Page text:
It’s baseball season and we at MarsDust are lovers of the game. The talent we’ll feature this time is Lew Temple. He is a man with many, many talents and knows to have played many, many roles in life. Stepping of the field from a baseball career, he made the brilliant and beautiful choice of putting that passion and talent into acting; and we have all benefited from that talent. From a catcher for the Seattle Mariners and Houston Astros, he’d start catching fun, challenging and tasty roles in movies of all genres. He then was a scout for the New York Mets and Astros. It was in 1993, he got someone else to scout roles for him and kept hitting home runs with his vast range of acting and roles.
With a myriad of characters played, he can be most known for his stint as Axel on The Walking Dead, Cal the cook in Waitress, Adam Banjo in Devil’s Rejects, the voices of Furgus and Hitch in Rango, and a ton of other projects.
In 2002, Temple was let go from a movie contract, because he dismissed symptoms of a serious illness. A near-death experience landed him at M.D. Anderson Hospital in Houston, where he was diagnosed with a rare form of leukemia and a forty percent chance of survival. He stayed in the hospital for eight months, for chemotherapy treatment. He is a leukemia survivor.
In 2009, Temple was involved in a charity event for breast cancer called Bowling for Boobies. We now take you to the game where our own Sandee Rodriguez is announcing the game and taking you to the field.
Sandee: Pitching first is Lew Temple. He takes a swing and it’s good. That looks like a base hit to know what has been the most challenging movie or role you’ve done so far? How do you feel about this start to the game?
Lew: In many ways the project that you are currently on is always your most challenging, as I think you are always trying to out do your last performance, or go in a completely different direction with your work. Sometimes the challenge can be diversity in your presentation. Not getting stuck using the same bag of tricks is the key. Hopefully you are selecting material that is different each time out, and that gives you a challenge in itself. Specifically, UNSTOPPABLE was a challenge because I had to land Ned Oldham the character with bravado in the onset, and then burry him in a cab of a pickup truck for most of the film, until he appears at the end like the Calvary. The objective was to have the audience remember him, and get excited about his reemergence. This was a similar arc for Adam Banjo in the DEVIL’S REJECTS. He was a lot of talk in the beginning, and then had to muster the courage to fight, and die in the end, but fight none the less. Physically I would say riding a horse for three months on THE LONE RANGER was exhausting. More fun than I will ever have, but physically demanding. Also losing weight and getting into the headspace of a crystal meth addict in WICKED BLOOD was a lot of work, of which I am very proud of.
Sandee: It’s the middle of the third now. While you wait for the next inning, can we have a moment here in the dug out? What gritty parts of horror movies has you continuing to do them?
Lew: I suppose I like the situations that I am exposed to in the horror genre. Almost always there is a decision to be made that leads to cause and effect. I like the element of the unknown in this world, and that it can be altered and escalated rather quickly. I always try to bring a natural quality to bizarre circumstances, and I find that in the horror genre, my type character has a comfort level. Just fits like a good pair of boots.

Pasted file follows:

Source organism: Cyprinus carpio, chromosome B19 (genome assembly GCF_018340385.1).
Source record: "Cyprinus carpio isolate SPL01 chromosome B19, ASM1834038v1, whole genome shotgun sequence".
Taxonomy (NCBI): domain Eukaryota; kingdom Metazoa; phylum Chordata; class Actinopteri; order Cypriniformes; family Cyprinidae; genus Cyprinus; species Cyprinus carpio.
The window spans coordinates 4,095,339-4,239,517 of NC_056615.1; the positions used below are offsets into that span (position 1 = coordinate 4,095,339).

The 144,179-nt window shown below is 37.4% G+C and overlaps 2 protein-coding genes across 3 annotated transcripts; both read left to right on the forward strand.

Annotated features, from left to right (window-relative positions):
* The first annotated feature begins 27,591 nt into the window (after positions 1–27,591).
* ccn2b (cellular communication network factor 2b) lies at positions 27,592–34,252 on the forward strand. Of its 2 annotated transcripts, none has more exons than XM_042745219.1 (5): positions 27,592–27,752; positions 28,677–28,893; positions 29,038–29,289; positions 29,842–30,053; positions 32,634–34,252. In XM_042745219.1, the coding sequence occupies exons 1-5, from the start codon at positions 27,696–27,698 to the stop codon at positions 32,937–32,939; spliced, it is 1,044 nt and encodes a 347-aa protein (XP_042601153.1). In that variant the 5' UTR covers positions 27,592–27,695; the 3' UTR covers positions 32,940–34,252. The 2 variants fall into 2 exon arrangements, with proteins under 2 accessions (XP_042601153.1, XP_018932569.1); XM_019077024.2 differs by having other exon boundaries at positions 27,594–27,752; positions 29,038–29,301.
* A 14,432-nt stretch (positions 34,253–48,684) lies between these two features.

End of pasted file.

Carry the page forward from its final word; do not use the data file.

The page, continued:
Sandee: Nice job by his teammates as we cut to commercial. So, what kind of role or person would you like to play that you haven’t yet or haven’t done much of?
Lew: That is the question I ask myself before taking each role. Is this an opportunity I can make something out of. Is this a character that can challenge me, or stretch my artistic muscle. I have not had the opportunity to really play the lead of a film, action adventure, suspense, comedy etc. I would like the opportunity to carry a story from page one to the end. I have also never played a love interest per say, or a father, where the family relationship is the story. I am certain these colors will avail themselves in time, and as I seek them out more. Interestingly I seldom play authority figures, so I am always keen to those parts, as they are very different from my person, and there we go stretching that acting box again.
Sandee: I understand that you went thru a near-death experience that almost ended your life and the game itself. In the bottom of that ninth inning, what kept you from giving up when fighting for your life and how has that aided you in your career?
Lew: I am not sure I didn’t give up, or rather give over…to God. There was a defining moment in my darkest hour, during the sunniest day in Houston, Texas. Laying in a hospital bed, fighting for my life with a bout of leukemia. A dear friend, Jason Douglas, asked me to pray with him. When I did, the weight of the world was removed from me. The burden of living or dying was no long mine. I gave it over. I don’t drive the bus, I just get on and ride…it is a perspective I would like everyone to have at least an understanding of, without having to have that experience. It has served me in everything I do, including my work.
Sandee: And were back. Tip top of the sixth inning and we are in great shape. Lew is back at the plate and OH, misses the first swing. What brings you joy in life with such a busy schedule.
Lew: Family is always the first and foremost. We are all planetary inhabitants, so we should enjoy each other for sure.
Sandee: It’s 2 strikes, no runs and look at him hit it out of the park! Taking all bases with proud stride.
Lew: I love baseball, and have since my childhood. It truly is my first passion. I have played and worked in professional baseball, so I have a unique perspective. I can find a lot of peace at the ball park. I think the answers to the universe may be on a baseball diamond. It is a great place of Zen for me, and I so enjoy just letting a game happen while observing. You can choose to participate or not, but I find a great deal of relaxation in baseball.
Sandee: We are all grateful that you have such a passion for what it is you do here and love. I can feel a win coming on. Any trick plays? What won’t you sacrifice for work or to work?